“And… and five girls ‘reviewed’ me in the last two months?” he added. “I’ve been hanging out with the same girl all semester! How do they know what they’re talking about?”
I assured my friend that he was overreacting, that no one cared about his Lulu score, and that, anyways, the app provided a terrible reflection of who he actually was. As soon as I got home that night, I removed the app from my phone — feeling, as I should, like a slightly worse human being for having used it.
On its website, Lulu claims to “provide a private network for women to share their experiences and get information to make smarter decisions.” While its mission statement seems altruistic in theory, there are more than a few practical problems involved.
When Lulu initially gained prominence, enthusiasts called it the “Yelp for reviewing men.” While this is a cute perspective on the concept, it fails to consider that men — that humans — are on a level different from sushi restaurants, sports bars, or wing joints. You can’t slap a numerical rating on them and expect that to provide any real insight into their personality, intellect, or any other aspect of their being that should matter. One girl’s 8.6 is another girl’s 4.5. And one bitter, bitter ex’s 1.7 should not inform any romantic decisions you hope to make.
Let’s also talk about the hashtags for a hot second.
These babies run the gamut from the playful and entertaining — #cleanbathroom, #MrDarcy, or #CaptainFun — to the cruel and offensive — #50ShadesofF**ckedUp, #TotalF**kingDickhead, or #CampusCreeper. What may have started out as a tool to empower love-hungry women can quickly deteriorate into nothing more than cyber-bullying. Anonymously categorizing someone as #50ShadesofF**kedUp or anything of the like is the tech-savvy 20-something gal’s equivalent of leaving nasty notes in someone’s Honesty Box (anyone remember that lovely Facebook app of yore?) or writing mean comments about someone on College ACB. Grow up, folks.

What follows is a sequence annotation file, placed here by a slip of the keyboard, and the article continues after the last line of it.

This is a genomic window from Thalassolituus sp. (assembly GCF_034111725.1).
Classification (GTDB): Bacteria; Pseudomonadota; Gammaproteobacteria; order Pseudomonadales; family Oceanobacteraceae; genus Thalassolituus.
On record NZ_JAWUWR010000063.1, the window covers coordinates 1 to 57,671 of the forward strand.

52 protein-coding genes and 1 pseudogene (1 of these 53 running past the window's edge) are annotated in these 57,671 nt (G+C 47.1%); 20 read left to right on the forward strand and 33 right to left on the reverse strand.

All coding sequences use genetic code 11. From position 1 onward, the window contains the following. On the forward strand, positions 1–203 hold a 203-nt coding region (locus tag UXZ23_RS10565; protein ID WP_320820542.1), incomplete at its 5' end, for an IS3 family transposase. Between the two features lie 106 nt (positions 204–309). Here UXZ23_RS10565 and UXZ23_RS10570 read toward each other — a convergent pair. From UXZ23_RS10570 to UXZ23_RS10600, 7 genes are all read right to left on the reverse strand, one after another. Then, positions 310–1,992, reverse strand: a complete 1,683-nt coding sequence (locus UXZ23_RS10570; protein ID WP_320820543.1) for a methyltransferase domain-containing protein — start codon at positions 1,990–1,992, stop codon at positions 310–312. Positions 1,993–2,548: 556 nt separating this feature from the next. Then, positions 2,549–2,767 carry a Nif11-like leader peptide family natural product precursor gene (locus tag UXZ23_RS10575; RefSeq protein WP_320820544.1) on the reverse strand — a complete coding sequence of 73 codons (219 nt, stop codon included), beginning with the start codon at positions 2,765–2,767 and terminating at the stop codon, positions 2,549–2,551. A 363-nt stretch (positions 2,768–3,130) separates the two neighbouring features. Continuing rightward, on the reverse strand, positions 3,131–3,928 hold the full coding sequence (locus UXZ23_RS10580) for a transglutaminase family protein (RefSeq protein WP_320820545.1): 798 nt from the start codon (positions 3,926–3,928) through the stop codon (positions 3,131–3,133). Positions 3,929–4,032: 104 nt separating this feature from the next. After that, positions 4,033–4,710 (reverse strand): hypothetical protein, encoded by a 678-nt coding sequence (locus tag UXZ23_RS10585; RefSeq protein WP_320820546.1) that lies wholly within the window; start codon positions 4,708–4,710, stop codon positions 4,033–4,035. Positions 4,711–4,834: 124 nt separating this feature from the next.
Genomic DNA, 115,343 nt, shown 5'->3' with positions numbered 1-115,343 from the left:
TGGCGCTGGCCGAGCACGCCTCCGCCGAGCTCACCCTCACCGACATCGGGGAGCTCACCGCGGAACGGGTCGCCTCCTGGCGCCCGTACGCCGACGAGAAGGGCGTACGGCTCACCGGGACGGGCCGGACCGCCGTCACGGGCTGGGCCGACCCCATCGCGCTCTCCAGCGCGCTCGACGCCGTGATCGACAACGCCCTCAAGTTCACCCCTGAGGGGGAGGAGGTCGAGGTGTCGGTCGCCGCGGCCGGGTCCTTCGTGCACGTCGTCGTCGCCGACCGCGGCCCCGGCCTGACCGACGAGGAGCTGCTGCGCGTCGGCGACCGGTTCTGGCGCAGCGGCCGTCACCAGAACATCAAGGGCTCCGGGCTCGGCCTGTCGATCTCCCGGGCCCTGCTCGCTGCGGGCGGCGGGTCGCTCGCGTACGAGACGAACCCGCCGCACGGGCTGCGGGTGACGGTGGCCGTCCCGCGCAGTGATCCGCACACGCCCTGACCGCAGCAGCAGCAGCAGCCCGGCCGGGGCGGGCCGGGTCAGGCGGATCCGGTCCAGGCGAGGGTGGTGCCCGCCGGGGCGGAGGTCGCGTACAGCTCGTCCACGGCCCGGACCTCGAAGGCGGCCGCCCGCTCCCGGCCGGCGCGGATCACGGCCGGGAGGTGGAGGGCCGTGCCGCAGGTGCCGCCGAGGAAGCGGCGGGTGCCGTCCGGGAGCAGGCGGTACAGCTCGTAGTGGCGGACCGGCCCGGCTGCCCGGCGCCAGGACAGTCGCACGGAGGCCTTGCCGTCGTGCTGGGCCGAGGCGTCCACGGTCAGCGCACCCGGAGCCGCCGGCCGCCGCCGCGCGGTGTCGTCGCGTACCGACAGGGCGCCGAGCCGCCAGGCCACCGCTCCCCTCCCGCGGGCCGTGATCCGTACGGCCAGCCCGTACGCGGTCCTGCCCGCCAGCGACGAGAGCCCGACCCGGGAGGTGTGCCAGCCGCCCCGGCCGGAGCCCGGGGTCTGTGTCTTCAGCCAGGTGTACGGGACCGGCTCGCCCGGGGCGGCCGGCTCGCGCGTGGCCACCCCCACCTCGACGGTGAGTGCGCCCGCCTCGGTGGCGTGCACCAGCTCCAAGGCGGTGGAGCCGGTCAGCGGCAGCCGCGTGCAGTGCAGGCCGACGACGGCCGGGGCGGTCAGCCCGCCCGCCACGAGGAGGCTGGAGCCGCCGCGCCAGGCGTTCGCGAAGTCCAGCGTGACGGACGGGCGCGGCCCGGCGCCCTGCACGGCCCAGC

What’s more, the latest Lulu update now allows male users to add hashtags to their own profiles, even offering a section where they can hashtag their turn-ons and turn-offs — “what fuels their rocket” in Lulu-speak. They can also add photos and hashtag a relationship status if they so choose, surely giving the women who review them a more complete sense of who they are! At least Lulu now enables men to vet for themselves — though I’m not sure if that’s a positive change or just pathetic.
Lastly, I’d a hedge a bet that Lulu’s primary user demographic would be mortified if an app came out that allowed men to review women in a similar fashion — especially if their ratings were lower than desired or anyone hashtagged them something like #Stage5Clinger. Let’s not lie to ourselves: critics would label that hypothetical app as misogynistic, anti-feminist, or what-have-you from its conception. The number of think pieces passionately bashing it would be great enough to break the Internet. Bloggers all across the land would have a field day pointing out every reason why that app would catalyze the deterioration of humanity. Women everywhere — especially those with active dating lives — would be in a furor at the idea that men could objectify them into mere numbers and hashtags like that!
When thinking about this app and its unsavory possibilities, it’s important to remember that old truism your elementary school teachers used to tell you: if you can’t take it, don’t dish it out to someone else. Especially in a public forum.
So, listen, if you’ve got Lulu, delete it.
The app is pointless at best and hurtful at worst. If you haven’t downloaded Lulu yet, save yourself the time and energy to check out something more worthy of your phone’s battery life. Like 2048.